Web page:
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Setting up a Storm Cluster

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Set up a Zookeeper cluster

Storm uses Zookeeper for coordinating the cluster. Zookeeper is not used for message passing, so the load Storm places on Zookeeper is quite low. Single node Zookeeper clusters should be sufficient for most cases, but if you want failover or are deploying large Storm clusters you may want larger Zookeeper clusters.

ZooKeeper is created in Java. It runs in Java, release 1.6 or greater (JDK 6 or greater, FreeBSD support requires openjdk7). For instructions to install Java, click here: Setting Java

To install and setup ZooKeeper, click here:
www.corejavaguru.com/zookeeper-getting-started-with-zookeeper

Install dependencies on Nimbus and worker machines

Before we jump into installing Storm, let's take a look at the technologies with which Storm and topologies are built.

Java and Clojure

Storm runs on the Java Virtual Machine and is written with a roughly equal combination of Java and Clojure. Storm's primary interfaces are defined in Java, with the core logic being implemented mostly in Clojure. In addition to JVM languages, Storm uses Python to implement the Storm executable. Beyond those languages, Storm is a highly polyglot-friendly technology due in part to the fact that a number of its interfaces use Apache Thrift.

The components of Storm topologies (spouts and bolts) can be written in virtually any programming language supported by the operating system on which it's installed. JVM language implementations can run natively, and other implementations are possible through JNI and Storm's multilang protocol.

Python

All Storm daemons and management commands are run from a single executable file written in Python. This includes the nimbus and supervisor daemons, and as we'll see, all the commands to deploy and manage topologies.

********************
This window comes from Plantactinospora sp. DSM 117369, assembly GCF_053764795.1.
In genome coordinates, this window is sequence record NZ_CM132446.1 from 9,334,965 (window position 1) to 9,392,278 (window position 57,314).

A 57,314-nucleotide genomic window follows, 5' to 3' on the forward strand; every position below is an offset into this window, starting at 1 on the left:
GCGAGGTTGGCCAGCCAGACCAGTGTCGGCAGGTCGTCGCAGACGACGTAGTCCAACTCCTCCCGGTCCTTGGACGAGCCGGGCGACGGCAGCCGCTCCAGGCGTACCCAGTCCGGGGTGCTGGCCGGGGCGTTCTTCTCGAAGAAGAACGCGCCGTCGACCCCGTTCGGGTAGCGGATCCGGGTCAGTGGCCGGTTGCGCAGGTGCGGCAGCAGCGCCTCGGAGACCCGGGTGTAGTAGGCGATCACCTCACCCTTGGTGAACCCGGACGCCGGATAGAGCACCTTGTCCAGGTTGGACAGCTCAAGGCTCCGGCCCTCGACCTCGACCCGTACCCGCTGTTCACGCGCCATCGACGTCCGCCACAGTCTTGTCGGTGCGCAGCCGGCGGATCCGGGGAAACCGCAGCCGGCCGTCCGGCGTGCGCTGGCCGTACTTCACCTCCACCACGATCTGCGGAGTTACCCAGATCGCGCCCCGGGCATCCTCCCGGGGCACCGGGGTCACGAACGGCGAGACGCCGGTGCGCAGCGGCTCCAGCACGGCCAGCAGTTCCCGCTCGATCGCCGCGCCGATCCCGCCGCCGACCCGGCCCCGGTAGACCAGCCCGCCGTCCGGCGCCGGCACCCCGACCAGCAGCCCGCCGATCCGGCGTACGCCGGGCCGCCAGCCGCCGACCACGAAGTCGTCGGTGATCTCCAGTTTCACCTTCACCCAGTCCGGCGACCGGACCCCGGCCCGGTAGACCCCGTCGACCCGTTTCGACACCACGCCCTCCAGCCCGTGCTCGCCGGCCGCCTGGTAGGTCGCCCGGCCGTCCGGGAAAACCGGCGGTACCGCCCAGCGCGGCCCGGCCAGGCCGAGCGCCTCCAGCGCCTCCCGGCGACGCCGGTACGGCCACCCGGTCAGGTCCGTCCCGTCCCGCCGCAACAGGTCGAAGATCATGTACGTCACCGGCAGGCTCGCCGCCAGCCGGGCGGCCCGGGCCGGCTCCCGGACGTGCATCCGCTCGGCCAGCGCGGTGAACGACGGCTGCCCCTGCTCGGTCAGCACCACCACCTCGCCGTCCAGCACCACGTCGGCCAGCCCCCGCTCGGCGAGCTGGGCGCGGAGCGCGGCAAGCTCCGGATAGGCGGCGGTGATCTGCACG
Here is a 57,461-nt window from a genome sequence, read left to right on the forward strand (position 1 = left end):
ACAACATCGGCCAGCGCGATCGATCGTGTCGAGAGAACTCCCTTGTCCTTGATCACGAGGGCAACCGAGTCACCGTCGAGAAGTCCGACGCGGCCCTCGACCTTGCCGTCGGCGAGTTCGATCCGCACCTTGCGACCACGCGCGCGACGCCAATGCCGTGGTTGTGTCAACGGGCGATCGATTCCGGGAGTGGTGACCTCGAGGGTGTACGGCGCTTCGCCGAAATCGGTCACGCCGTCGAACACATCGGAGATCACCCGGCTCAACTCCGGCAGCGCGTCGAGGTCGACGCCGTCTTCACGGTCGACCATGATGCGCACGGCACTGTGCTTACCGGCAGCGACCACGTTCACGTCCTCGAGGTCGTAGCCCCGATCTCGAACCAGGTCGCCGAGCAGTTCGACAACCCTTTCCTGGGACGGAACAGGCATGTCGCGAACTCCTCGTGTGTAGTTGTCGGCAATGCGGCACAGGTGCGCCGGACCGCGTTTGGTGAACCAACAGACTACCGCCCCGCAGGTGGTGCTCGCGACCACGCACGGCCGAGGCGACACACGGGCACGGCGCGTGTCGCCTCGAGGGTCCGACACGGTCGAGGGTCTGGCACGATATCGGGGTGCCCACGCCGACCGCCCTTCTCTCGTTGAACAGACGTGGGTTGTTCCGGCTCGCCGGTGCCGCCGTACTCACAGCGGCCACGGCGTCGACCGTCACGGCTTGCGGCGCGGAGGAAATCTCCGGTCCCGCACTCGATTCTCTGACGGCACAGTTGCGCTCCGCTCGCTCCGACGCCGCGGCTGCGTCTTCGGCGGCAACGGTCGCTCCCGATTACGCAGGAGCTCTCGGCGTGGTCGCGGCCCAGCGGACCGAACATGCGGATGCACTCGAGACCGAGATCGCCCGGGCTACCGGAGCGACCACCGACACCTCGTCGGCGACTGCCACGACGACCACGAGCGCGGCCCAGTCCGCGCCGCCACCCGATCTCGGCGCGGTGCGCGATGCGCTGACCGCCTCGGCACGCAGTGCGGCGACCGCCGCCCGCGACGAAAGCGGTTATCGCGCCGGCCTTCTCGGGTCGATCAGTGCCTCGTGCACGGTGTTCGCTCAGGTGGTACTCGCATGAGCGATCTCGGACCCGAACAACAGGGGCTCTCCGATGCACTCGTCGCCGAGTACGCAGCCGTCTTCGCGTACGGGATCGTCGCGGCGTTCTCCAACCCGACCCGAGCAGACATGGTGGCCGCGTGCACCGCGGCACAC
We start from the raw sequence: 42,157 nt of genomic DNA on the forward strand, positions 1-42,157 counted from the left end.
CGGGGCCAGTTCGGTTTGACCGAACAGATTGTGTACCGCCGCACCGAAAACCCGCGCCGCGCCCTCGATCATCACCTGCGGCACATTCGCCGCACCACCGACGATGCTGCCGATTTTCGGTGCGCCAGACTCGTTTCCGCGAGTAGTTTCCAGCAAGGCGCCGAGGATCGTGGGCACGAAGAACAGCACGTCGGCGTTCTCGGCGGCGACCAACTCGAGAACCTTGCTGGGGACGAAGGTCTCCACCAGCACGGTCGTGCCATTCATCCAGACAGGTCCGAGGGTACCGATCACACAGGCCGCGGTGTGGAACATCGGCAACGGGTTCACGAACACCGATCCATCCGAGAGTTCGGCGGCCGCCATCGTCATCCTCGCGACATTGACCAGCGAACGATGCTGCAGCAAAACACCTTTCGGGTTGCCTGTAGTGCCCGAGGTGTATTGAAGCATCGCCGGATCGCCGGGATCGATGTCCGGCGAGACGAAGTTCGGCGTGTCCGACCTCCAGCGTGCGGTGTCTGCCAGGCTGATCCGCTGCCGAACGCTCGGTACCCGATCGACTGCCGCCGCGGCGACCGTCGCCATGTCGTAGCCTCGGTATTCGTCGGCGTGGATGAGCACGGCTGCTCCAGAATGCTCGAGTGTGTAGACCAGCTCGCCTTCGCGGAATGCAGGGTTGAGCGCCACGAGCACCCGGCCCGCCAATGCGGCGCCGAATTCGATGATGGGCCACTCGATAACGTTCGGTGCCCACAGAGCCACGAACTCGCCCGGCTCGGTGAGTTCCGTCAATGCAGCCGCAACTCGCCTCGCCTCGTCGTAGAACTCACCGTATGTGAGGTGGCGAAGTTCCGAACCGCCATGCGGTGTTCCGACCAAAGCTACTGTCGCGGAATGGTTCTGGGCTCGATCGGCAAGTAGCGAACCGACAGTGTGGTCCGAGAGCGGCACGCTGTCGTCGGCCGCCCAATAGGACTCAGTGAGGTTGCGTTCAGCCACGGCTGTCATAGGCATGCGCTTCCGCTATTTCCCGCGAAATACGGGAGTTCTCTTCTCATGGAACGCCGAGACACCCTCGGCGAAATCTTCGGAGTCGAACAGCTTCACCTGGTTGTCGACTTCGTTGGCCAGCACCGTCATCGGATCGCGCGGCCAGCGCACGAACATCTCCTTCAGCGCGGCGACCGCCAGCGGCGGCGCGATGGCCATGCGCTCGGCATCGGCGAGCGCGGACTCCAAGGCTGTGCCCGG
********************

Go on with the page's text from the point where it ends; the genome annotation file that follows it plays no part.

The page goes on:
It is for this reason that a properly configured Python interpreter be installed on all machines participating in a Storm cluster as well as any workstation used for management purposes.

So Storm's dependencies on Nimbus and the worker machines are:

  1. Java 6
  2. Python 2.6.6

These both have to be installed on all the storm nodes(machines).

Download and extract a Storm release to Nimbus and worker machines

NOTE: Storm was originally designed to run on Unix-style operating systems, but as of Version 0.9.1, it supports deployment on Windows as well.

Download a Storm release and extract the zip file somewhere on Nimbus and each of the worker machines. The Storm releases can be downloaded from here:
http://github.com/apache/storm/releases

Fill in mandatory configurations into storm.yaml

The Storm release contains a file at conf/storm.yaml that configures the Storm daemons. You can see the default configuration values here. storm.yaml overrides anything in defaults.yaml. There's a few configurations that are mandatory to get a working cluster:

1) storm.zookeeper.servers: This setting is a list of the hostnames in the ZooKeeper cluster. It should look something like:

storm.zookeeper.servers:
  - "111.222.333.444"
  - "555.666.777.888"

If the port that your Zookeeper cluster uses is different than the default, you should set storm.zookeeper.port as well.

2) storm.local.dir: The Nimbus and Supervisor daemons require a directory on the local disk to store small amounts of state (like jars, confs, and things like that). You should create that directory on each machine, give it proper permissions, and then fill in the directory location using this config. For example:

storm.local.dir: "/mnt/storm"

3) nimbus.host: The worker nodes need to know which machine is the master in order to download topology jars and confs. For example:

nimbus.host: "111.222.333.44"

4) supervisor.slots.ports: For each worker machine, you configure how many workers run on that machine with this config. Each worker uses a single port for receiving messages, and this setting defines which ports are open for use. If you define five ports here, then Storm will allocate up to five workers to run on this machine. If you define three ports, Storm will only run up to three. By default, this setting is configured to run 4 workers on the ports 6700, 6701, 6702, and 6703. For example: